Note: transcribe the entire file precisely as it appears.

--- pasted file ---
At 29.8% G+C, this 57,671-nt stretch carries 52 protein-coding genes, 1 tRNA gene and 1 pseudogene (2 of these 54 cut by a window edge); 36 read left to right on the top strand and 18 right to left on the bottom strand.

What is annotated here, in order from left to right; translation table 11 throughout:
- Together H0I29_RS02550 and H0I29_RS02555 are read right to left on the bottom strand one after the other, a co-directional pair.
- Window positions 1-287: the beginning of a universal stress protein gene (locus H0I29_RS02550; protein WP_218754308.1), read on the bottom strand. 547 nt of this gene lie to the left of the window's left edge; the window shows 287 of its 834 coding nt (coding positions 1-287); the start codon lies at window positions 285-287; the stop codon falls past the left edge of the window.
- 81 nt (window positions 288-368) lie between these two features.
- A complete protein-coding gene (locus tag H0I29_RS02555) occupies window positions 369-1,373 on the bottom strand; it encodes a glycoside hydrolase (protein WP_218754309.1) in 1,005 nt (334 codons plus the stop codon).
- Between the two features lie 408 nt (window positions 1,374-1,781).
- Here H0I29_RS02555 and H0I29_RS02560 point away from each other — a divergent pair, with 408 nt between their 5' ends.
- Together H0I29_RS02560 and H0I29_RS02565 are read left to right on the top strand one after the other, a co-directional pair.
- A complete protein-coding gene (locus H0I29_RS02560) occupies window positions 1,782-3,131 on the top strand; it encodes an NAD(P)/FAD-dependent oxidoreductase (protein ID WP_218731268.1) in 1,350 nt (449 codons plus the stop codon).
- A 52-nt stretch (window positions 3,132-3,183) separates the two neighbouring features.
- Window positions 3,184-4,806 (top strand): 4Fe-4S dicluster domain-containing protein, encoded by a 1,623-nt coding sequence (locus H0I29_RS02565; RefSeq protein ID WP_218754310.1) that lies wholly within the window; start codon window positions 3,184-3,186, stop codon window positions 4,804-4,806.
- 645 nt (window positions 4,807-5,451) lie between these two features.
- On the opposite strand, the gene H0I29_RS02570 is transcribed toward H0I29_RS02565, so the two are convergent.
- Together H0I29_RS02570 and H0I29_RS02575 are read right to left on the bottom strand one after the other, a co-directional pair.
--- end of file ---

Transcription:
At 29.8% G+C, this 57,671-nt stretch carries 52 protein-coding genes, 1 tRNA gene and 1 pseudogene (2 of these 54 cut by a window edge); 36 read left to right on the top strand and 18 right to left on the bottom strand.

What is annotated here, in order from left to right; translation table 11 throughout:
- Together H0I29_RS02550 and H0I29_RS02555 are read right to left on the bottom strand one after the other, a co-directional pair.
- Window positions 1-287: the beginning of a universal stress protein gene (locus H0I29_RS02550; protein WP_218754308.1), read on the bottom strand. 547 nt of this gene lie to the left of the window's left edge; the window shows 287 of its 834 coding nt (coding positions 1-287); the start codon lies at window positions 285-287; the stop codon falls past the left edge of the window.
- 81 nt (window positions 288-368) lie between these two features.
- A complete protein-coding gene (locus tag H0I29_RS02555) occupies window positions 369-1,373 on the bottom strand; it encodes a glycoside hydrolase (protein WP_218754309.1) in 1,005 nt (334 codons plus the stop codon).
- Between the two features lie 408 nt (window positions 1,374-1,781).
- Here H0I29_RS02555 and H0I29_RS02560 point away from each other — a divergent pair, with 408 nt between their 5' ends.
- Together H0I29_RS02560 and H0I29_RS02565 are read left to right on the top strand one after the other, a co-directional pair.
- A complete protein-coding gene (locus H0I29_RS02560) occupies window positions 1,782-3,131 on the top strand; it encodes an NAD(P)/FAD-dependent oxidoreductase (protein ID WP_218731268.1) in 1,350 nt (449 codons plus the stop codon).
- A 52-nt stretch (window positions 3,132-3,183) separates the two neighbouring features.
- Window positions 3,184-4,806 (top strand): 4Fe-4S dicluster domain-containing protein, encoded by a 1,623-nt coding sequence (locus H0I29_RS02565; RefSeq protein ID WP_218754310.1) that lies wholly within the window; start codon window positions 3,184-3,186, stop codon window positions 4,804-4,806.
- 645 nt (window positions 4,807-5,451) lie between these two features.
- On the opposite strand, the gene H0I29_RS02570 is transcribed toward H0I29_RS02565, so the two are convergent.
- Together H0I29_RS02570 and H0I29_RS02575 are read right to left on the bottom strand one after the other, a co-directional pair.